US electric car incentive is rumored to increase to $10,000 in program reform – Electrek

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32 thoughts on “US electric car incentive is rumored to increase to $10,000 in program reform – Electrek”
  1. This has to happen quickly or get murdered.

    Potential incentives ‘coming soon’ is a great way to kill sales

  2. I hope this is paired with investments in charging infrastructure, especially for multi-family housing where it might be cost-prohibitive to install charging for everyone. People need access to at-home charging if an EV is going to be as convenient as their current gas car. There could also be investments in street-side public charging. Millions of people only have access to on-street parking, where again, an EV may not be as convenient. Incentivizing EV ownership is more than just the car.

  3. Rumors are rumors, but my question is what constitutes a Made in America EV? For what exists right now I’m coming up with a really short list of Teslas and Leafs.

  4. So I’m assuming the point of sale rebate just reduces the price? This will only be on new vehicles correct? Also are any of these tax incentives or all of them still non-refundable credits?

  5. I would definitely buy another EV if this passes. I just hope manufacturers don’t increase the price.

  6. I’m literally going to buy a car today… so should I wait? I don’t need the car right now so I can afford to wait but I have a feeling the price will go up if this passes which would basically wipe out the extra savings. If they make it retroactive though…

  7. It doesn’t need to be bigger, it needs to be broader. When half of all Americans don’t pay taxes, a non-refundable credit is really only applicable to high earners who drive early adoption. That *was* great, but it’s not the market tipping point anymore.

    We need more charging infrastructure, we need lower cost of entry – which will come through used vehicles with sufficient range starting to hit the market in big enough numbers.

    Sounds like they may be, possibly, addressing some of this, potentially, *if* this happens. Which is good.

  8. So is the 10k a tax credit like what Tesla had in 2019 before they ran out? I can’t imagine the average person who makes 50k to benefit from the full 10k amount but I guess something is better than nothing.

  9. They should really pair this with a slowly increasing tax on new ICE vehicles. If we’re going to eliminate ICE vehicles (which you know, climate change), we should make people that are paying for new ones fund electric vehicle discounts.

  10. All the cheap teslas would get bought up overnight if this happened.

    50k would be the new base price for one, if you could get one.

    Of course these credits are non refundable, at least in their current state, so one would need to have a tax liability of at least $10,000 federally to take full advantage. This would mean you’d need to be making close or at 6 figures.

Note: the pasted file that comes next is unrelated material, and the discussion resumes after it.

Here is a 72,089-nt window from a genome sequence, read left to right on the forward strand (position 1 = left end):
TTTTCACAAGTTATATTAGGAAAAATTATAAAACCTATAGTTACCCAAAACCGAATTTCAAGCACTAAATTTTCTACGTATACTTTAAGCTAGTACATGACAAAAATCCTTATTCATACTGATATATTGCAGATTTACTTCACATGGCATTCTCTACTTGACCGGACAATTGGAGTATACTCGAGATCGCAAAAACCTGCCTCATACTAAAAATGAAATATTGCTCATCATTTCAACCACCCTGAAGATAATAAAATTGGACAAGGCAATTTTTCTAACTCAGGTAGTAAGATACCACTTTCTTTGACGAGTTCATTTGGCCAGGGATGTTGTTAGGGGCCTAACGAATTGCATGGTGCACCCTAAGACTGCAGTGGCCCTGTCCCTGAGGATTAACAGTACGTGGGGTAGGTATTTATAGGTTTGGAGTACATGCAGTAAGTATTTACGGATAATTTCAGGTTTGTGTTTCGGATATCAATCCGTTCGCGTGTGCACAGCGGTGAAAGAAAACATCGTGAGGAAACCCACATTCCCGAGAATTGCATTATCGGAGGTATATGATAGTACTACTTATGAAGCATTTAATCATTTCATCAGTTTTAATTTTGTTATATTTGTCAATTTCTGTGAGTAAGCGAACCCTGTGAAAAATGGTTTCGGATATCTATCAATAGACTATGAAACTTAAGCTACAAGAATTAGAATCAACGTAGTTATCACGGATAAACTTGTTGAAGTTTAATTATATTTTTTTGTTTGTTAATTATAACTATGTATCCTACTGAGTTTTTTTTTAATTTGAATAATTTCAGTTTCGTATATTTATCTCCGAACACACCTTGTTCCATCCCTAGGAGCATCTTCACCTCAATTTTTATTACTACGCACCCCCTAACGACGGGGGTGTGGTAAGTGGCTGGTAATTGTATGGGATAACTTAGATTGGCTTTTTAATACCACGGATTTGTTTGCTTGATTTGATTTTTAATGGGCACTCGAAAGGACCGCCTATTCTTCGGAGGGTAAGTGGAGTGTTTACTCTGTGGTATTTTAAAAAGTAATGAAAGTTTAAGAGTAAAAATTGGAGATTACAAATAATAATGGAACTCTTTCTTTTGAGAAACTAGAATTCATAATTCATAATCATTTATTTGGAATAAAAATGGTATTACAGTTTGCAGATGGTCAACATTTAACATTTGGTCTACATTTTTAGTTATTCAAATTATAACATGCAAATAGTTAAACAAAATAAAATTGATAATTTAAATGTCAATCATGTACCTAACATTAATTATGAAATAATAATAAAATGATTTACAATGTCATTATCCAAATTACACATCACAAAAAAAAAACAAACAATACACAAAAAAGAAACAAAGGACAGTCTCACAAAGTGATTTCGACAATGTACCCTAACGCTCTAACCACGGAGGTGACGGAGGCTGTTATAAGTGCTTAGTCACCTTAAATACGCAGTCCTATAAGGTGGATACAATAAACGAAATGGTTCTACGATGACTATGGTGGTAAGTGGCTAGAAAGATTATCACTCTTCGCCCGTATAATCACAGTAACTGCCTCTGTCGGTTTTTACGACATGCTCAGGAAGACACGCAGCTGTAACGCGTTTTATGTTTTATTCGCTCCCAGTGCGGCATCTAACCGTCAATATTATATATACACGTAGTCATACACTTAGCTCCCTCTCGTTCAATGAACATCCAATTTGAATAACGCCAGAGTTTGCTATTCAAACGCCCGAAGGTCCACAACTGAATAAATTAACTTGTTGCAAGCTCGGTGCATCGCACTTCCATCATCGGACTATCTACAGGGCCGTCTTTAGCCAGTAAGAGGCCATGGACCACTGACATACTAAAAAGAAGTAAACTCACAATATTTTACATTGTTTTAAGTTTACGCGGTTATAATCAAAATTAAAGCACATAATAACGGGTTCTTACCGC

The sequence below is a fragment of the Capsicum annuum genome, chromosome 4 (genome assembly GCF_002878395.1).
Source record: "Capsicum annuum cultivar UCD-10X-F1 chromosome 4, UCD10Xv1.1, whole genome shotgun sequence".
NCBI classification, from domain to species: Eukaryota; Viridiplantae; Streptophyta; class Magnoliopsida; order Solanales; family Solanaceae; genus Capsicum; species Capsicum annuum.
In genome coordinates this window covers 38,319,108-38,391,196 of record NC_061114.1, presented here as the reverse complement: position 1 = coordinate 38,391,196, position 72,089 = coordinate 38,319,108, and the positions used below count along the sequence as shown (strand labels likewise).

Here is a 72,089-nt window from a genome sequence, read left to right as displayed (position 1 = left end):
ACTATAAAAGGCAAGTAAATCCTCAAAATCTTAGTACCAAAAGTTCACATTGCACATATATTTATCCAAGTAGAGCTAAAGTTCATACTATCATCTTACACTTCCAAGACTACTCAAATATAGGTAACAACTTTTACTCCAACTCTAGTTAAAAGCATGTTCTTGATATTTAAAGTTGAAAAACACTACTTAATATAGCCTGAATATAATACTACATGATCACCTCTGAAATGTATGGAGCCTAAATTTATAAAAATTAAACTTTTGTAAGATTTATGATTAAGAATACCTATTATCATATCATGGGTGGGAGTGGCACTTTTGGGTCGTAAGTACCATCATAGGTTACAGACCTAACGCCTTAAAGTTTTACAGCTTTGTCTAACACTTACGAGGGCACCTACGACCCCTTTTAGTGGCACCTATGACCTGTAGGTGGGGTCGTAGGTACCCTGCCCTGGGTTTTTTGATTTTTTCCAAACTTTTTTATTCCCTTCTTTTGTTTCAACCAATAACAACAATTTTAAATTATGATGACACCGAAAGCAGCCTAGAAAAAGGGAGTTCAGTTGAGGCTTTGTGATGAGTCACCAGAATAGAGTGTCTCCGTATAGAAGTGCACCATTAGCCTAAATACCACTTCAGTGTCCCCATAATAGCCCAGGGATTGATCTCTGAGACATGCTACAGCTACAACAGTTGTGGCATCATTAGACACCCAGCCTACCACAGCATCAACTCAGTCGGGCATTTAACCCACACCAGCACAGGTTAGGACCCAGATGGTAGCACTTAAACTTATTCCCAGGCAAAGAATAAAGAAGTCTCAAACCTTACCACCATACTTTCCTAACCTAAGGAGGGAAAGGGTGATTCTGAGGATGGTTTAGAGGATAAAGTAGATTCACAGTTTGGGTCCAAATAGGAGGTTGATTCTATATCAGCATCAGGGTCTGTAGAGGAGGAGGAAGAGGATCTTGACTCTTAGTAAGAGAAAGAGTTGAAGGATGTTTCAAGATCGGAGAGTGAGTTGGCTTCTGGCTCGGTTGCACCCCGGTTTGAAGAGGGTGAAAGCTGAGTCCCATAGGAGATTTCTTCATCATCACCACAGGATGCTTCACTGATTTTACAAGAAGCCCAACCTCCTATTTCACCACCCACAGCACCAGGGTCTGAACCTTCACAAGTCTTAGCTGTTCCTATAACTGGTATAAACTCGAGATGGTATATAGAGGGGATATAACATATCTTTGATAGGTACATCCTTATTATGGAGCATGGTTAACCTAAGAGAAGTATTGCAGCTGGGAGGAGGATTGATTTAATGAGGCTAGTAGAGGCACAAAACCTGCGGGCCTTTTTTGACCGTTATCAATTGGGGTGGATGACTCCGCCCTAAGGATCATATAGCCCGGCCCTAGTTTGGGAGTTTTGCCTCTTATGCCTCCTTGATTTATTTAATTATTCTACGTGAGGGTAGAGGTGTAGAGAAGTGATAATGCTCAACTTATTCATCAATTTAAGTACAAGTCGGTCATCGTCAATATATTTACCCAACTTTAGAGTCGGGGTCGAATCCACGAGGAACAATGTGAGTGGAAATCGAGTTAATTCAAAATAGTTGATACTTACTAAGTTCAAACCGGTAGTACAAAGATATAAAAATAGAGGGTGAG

Most people dont owe $10k in federal taxes, even if they make a lot since married folks have a much more favorable tax bracket.

  11. This is poor policy. There needs to be a plan to both extend subsidies and draw them down in a manner that makes the industry self-sustaining.

    I would argue something to the effect of basing subsidies on the $/kWh needed to achieve parity with gas cars. And then planning a phase out. It’s currently $137/kWh (as per Bloomberg NEF). And $60/kWh is probably parity for a 300 mile car. For an 80 kWh battery that’s $6160. So if they start the subsidy at $7000 for 2022 and cut $1000 annually till it hits $0 in 2030.

  12. I hope it somehow can deincentize these PHEV which get abhorrent 20 miles range, BEV all the way.

  13. Too bad Ford decided to produce the Mach E in Mexico. It’d have been a good deal after a $10k tax break.

  14. Wish our fkng conservative premier wouldn’t have taken off the rebate here in Ontario.

  15. **Federal tax credits will result in price hikes to offset them**.

    Why would Tesla cut final price to the consumer by $10k when they’re already selling out their inventory at the current price? Why would anyone think they’re just going to meanderingly leave $10k on the table? If they can continue selling their vehicles at the same final price after credit by raising their MSRPs and padding their margins… who honestly thinks they’re NOT going to do that?

    Clearly a lot of naïve people here. We already have evidence of this.

    We saw the difference in pricing when a company gets the credit versus when they lose them. Both Tesla and GM lost their credits in 2019. During the sunset phase when the credit halved itself every 2 quarters, both Tesla and GM cut their prices with each halving. The difference in final price to the customer was almost zero before and after these companies lost their tax credits. All the people who ran out to get the credit before it expired were probably pretty surprised when Tesla began rapidly reducing their MSRP once the tax credit started getting reduced.

    Tesla doesn’t do factory incentives, so their only choice was to cut MSRPs… which they did multiple times. GM on the other hand left their MSRPs untouched, but cut prices with large dealer and factory incentives. MSRP on a base level Chevy Bolt is $41,700. Chevy’s site shows that there’s a cash allowance of $10k right off that top of that price. However, you can easily find dealerships selling brand new base level 2021 Chevy Bolts on autotrader for under $22k. The additional discount beyond GM’s $10k discount on their site is due to lack of sales. I’ve seen a few dealerships offering them for under $19k!